Eric LaCasse

Associate Scientist, CHEO Research Institute

Dr. Eric LaCasse is an innovator and a cancer researcher. He obtained his PhD in Biochemistry (uOttawa) and completed his post-doctoral training at the Ontario Cancer Institute (Toronto). He was previously Head of Oncology at the biotechnology company Aegera Therapeutics (Montreal). In 2004, Dr. LaCasse developed the first inhibitor-of-apoptosis (IAP) targeting drug, an antisense oligonucleotide to the X-linked IAP, to enter clinical trials and to show clinical activity. This validated the IAPs as cancer targets and launched small-molecule development campaigns to inhibit the IAPs. This resulted in Aegera entering the first ever bivalent IAP antagonist, known as a dimeric Smac mimetic, and coincidentally the first clinical homo-PROTAC TM, into cancer trials in 2008. This provided in vivo proof-of-concept for a novel class of conjugate drugs capable of targeting proteins for ubiquitin- and proteasome-mediated degradation.
Dr. LaCasse is a CHEOri Associate Scientist and also Chief Scientific Officer for a biotech company, Protaxis Therapeutics (Cobourg), which is developing targeted protein degrader drugs based on IAP antagonists, for cancer, inflammation, infection and immunity (CI3). His research program centers on the understanding of the IAPs and their antagonistic drugs in CI3 biology. The urgent medical need to translate key discoveries made at the lab bench and to apply them clinically drives his research program, patient focus and commercialization goals. This includes developing drugs for many disease proteins that were previously thought to be ‘undruggable’ and this will provide new treatments for childhood and adult disorders.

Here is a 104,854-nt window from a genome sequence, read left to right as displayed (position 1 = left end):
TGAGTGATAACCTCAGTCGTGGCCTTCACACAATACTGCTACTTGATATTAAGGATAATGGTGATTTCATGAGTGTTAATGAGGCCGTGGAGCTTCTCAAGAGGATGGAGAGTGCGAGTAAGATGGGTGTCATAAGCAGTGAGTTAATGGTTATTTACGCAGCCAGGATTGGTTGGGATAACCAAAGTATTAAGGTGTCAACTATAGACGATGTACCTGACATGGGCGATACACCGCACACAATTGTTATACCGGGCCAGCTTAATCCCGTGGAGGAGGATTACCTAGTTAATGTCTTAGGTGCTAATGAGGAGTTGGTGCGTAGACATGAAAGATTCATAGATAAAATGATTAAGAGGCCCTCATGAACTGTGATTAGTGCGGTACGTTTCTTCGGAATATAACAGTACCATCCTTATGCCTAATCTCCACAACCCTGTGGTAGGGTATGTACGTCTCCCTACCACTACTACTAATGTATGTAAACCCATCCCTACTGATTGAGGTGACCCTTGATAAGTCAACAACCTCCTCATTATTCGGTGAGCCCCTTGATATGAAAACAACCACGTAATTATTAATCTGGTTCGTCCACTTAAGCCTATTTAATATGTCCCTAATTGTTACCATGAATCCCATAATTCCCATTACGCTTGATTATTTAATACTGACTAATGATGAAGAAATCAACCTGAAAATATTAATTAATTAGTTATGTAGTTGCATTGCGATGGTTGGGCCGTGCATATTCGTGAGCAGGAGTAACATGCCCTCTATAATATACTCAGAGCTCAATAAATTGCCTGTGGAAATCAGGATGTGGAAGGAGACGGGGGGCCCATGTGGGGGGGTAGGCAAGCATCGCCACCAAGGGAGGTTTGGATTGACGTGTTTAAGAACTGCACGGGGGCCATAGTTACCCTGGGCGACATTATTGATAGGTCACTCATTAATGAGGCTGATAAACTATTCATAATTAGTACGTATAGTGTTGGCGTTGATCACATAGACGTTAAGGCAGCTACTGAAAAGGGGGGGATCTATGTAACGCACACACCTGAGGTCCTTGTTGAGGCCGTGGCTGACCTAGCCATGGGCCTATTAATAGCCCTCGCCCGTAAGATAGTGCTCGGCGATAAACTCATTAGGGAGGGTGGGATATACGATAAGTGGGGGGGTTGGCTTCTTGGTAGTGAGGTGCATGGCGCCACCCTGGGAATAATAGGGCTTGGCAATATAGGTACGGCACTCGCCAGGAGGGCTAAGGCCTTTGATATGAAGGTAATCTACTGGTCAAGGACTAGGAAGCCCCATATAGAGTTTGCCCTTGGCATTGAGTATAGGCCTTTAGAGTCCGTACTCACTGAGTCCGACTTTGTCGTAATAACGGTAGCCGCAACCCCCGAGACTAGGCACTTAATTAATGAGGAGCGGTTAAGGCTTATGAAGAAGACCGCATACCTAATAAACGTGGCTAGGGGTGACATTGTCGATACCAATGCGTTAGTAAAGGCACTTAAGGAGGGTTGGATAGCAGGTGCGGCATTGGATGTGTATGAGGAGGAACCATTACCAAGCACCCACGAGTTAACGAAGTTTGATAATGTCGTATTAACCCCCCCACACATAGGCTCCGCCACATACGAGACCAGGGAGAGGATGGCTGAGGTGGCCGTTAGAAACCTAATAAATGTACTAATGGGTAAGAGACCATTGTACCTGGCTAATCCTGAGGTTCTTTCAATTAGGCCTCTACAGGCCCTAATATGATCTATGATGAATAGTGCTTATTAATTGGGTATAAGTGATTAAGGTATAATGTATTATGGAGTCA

Research Projects

  1. SMAC mimetics and RIPK inhibitors as therapeutics for chronic inflammatory diseases


    This may benefit and guide the development of SMs or selective RIPK inhibitors as anti-inflammatory therapeutics for various chronic inflammatory conditions.

  2. Smac Mimetics Synergize With Immune Checkpoint Inhibitors to Promote Tumour Immunity Against Glioblastoma


    Overall, this combinatorial approach could be highly effective in clinical application as it allows for cooperative and complimentary mechanisms in the immune cell-mediated death of cancer cells.

  3. Smac Mimetics and Innate Immune Stimuli Synergize to Promote Tumor Death


    As these and other adjuvants have been proven safe in clinical trials, it may be worthwhile to explore their clinical efficacy in combination with SMCs.